Why the disparity in translating the identical word as "deep things" when Paul says it but as "depths" when Jesus uses the same word? Such inconistent behavior matches the purpose behind KJV's many mistranslaitons that aid Paul. See Mistranslation to Aid Paul. 

End of Note.

 

The IVP commentary then explains that this false prophet came into the congregation, but was not part of it. It appears this false prophet was "a separate community trying to entice away its members." (Id.) IVP mentions this to support its prior statement of why Jesus appears to be talking about Paul in Revelation -- someone who approached them as a Christian, but had the doctrines that came from the depths of Satan, Jesus says.

 

Why did Jesus not name Paul? Wouldn't that help us better?

Why didn't Jesus tell us the names of the ones at Ephesus who were tried and found to be false claimants to being Christ's Apostles?

First, God allows false prophets specifically to "test" whether we love Him with our whole mind, soul and heart. The test is by comparing the false prophet to the words of a prior true prophet. (Deut. 13:1-5.) By comparing Paul for example to the words of Jesus. To give us the name of Paul point blank is just too easy, frankly.

If one still believes Jesus must have a duty to tell us the name of the false apostle found at Ephesus in Rev. 2:2 or we refuse to consider the possibility, think again. First of all, we know Jesus did not give us the names. So how can we gainsay our Lord's purpose in being mysterious?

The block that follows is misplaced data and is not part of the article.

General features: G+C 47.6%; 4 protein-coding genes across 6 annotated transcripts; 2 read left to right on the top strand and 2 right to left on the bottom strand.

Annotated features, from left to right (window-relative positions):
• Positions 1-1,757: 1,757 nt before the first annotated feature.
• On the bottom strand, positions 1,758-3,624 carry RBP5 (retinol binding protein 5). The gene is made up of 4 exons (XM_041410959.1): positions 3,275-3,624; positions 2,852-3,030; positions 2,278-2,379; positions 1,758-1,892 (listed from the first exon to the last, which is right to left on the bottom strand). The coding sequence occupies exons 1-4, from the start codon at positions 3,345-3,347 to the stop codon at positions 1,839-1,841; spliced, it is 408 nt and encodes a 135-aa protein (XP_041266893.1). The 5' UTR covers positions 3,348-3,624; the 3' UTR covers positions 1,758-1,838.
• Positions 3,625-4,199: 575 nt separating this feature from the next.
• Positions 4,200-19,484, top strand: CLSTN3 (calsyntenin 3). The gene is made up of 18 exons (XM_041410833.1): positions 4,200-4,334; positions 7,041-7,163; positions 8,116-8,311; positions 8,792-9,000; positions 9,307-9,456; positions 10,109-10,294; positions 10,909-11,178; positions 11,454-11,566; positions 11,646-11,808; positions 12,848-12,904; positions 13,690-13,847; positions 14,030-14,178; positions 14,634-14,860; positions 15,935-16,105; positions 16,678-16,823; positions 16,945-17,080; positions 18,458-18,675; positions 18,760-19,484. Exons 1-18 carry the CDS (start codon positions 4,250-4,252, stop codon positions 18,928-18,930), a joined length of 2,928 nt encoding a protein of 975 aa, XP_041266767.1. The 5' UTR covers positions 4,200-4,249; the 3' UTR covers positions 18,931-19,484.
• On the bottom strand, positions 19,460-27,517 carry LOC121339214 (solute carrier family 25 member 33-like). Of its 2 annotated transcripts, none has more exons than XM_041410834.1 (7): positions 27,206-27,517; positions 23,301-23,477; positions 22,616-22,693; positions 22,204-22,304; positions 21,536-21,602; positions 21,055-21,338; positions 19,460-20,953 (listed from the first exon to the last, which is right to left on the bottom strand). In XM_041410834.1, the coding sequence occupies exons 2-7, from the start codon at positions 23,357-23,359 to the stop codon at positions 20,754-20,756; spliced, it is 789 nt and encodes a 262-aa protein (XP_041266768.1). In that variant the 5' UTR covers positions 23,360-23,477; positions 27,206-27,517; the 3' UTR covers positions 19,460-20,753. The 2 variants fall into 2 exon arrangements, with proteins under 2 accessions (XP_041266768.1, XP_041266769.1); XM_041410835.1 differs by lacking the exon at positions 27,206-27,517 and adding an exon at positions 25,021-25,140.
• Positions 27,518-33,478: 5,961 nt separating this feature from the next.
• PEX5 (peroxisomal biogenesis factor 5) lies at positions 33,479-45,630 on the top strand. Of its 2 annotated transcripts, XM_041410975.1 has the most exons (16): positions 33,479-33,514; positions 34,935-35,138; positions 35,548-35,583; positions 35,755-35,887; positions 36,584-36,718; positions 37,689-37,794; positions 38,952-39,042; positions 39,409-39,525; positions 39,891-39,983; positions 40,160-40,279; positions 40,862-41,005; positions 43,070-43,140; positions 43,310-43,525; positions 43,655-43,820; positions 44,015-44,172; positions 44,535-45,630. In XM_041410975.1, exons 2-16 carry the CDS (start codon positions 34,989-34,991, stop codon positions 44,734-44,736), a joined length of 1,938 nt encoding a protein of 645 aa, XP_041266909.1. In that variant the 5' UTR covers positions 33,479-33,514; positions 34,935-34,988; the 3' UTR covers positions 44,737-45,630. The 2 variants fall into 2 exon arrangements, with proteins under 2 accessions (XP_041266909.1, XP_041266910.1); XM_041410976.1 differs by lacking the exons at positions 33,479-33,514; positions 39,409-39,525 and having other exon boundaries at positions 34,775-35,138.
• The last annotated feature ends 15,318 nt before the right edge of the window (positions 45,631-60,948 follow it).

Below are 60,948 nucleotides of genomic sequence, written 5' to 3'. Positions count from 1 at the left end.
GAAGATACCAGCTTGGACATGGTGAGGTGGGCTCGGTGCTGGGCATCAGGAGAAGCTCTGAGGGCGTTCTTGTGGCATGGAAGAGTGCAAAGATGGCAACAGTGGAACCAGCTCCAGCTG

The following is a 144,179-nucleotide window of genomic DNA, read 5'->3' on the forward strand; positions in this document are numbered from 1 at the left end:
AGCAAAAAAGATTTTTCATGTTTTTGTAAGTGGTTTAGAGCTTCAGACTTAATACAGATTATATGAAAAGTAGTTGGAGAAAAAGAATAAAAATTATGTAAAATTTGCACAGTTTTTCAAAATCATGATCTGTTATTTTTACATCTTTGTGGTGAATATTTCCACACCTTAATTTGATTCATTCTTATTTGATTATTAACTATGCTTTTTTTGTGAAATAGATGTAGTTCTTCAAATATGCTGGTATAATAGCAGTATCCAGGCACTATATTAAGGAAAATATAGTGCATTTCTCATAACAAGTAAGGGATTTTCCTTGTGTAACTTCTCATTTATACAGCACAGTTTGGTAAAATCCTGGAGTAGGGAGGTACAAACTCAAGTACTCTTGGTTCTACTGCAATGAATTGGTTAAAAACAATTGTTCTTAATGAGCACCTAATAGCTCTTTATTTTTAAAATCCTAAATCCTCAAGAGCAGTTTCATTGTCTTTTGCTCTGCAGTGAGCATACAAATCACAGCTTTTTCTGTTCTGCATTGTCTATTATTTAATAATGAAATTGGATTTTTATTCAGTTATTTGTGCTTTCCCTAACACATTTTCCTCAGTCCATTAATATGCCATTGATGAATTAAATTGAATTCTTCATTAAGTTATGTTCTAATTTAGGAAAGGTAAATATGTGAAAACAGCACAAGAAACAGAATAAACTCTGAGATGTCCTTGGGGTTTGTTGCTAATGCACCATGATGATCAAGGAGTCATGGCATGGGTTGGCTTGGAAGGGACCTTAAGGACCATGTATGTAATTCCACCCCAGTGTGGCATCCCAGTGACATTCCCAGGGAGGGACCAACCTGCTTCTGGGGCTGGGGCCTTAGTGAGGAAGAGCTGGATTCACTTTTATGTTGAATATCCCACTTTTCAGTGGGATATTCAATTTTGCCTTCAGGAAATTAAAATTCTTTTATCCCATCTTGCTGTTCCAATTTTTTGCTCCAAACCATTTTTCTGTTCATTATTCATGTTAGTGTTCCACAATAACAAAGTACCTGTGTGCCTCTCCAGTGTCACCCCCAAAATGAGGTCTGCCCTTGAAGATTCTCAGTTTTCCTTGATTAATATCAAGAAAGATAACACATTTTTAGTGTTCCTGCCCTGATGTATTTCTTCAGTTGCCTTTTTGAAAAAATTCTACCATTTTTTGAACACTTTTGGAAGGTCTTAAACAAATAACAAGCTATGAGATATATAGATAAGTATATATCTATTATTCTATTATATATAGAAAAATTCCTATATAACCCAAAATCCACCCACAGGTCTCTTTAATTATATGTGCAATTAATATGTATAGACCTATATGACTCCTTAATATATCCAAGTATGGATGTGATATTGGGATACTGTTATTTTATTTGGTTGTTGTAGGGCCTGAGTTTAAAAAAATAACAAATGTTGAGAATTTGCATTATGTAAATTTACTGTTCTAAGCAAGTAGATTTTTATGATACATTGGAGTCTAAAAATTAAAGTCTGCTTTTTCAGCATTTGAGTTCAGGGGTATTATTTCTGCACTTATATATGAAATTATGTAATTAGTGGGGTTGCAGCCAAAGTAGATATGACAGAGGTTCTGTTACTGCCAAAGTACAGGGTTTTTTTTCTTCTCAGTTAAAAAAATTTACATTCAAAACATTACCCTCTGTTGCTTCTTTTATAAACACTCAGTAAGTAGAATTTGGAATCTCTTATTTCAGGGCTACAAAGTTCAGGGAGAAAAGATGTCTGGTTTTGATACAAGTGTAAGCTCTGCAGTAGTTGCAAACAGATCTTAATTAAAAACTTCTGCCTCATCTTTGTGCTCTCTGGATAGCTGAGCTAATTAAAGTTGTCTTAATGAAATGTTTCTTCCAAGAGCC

Second, if we could impose such a duty on our Lord, then Jesus's warning of the ravening wolf/false prophets to come in His name fails to be worthy of Jesus because He did not tell us their name point blank. But Jesus knew their names just as much before they emerged as He would after.

So at least one reason Jesus did not tell us their names before-the-fact has to be the same reason He did not tell us their names after-the-fact.

This first reason is simple. It is explained in Deut. 13:1-5. That passages says it is up to us to TEST those who claim to be prophets and apostles, just like the Bereans were doing with Paul early in his ministry. This is a test whether we love God with our "whole mind, soul and spirit." Jesus complimented the Ephesians for passing the test of their charachter by rejecting the false-claimant to being an Apostle of Jesus, and for rejecting his teaching to eat meat sacrificed to idols.

This is still present today to test each of us. It allows every age of the church to be under a test of our obedience to Christ. We need to try Paul's claim of apostleship and his claim we can eat meat sacrificed to idols.

This is WHY God will not tell us the name of the offender point blank. It would utterly defeat His purpose in allowing such false prophets/apostles in the first place. 

 

Another possible reason is that God knew there would be an age of Paul that would censor this passage if it bluntly named Paul. So by being oblique and hiding it in plain view, necessitating pulling together several puzzle pieces to decipher, just as all the Messianic prophecies fit Jesus only as a puzzle solution, God left us this message about Paul to be revealed in a final winnowing test for God's people to strengthen our faith. 

 

Further Resources

See posting of Michael Eden on Paul in Revelation of John.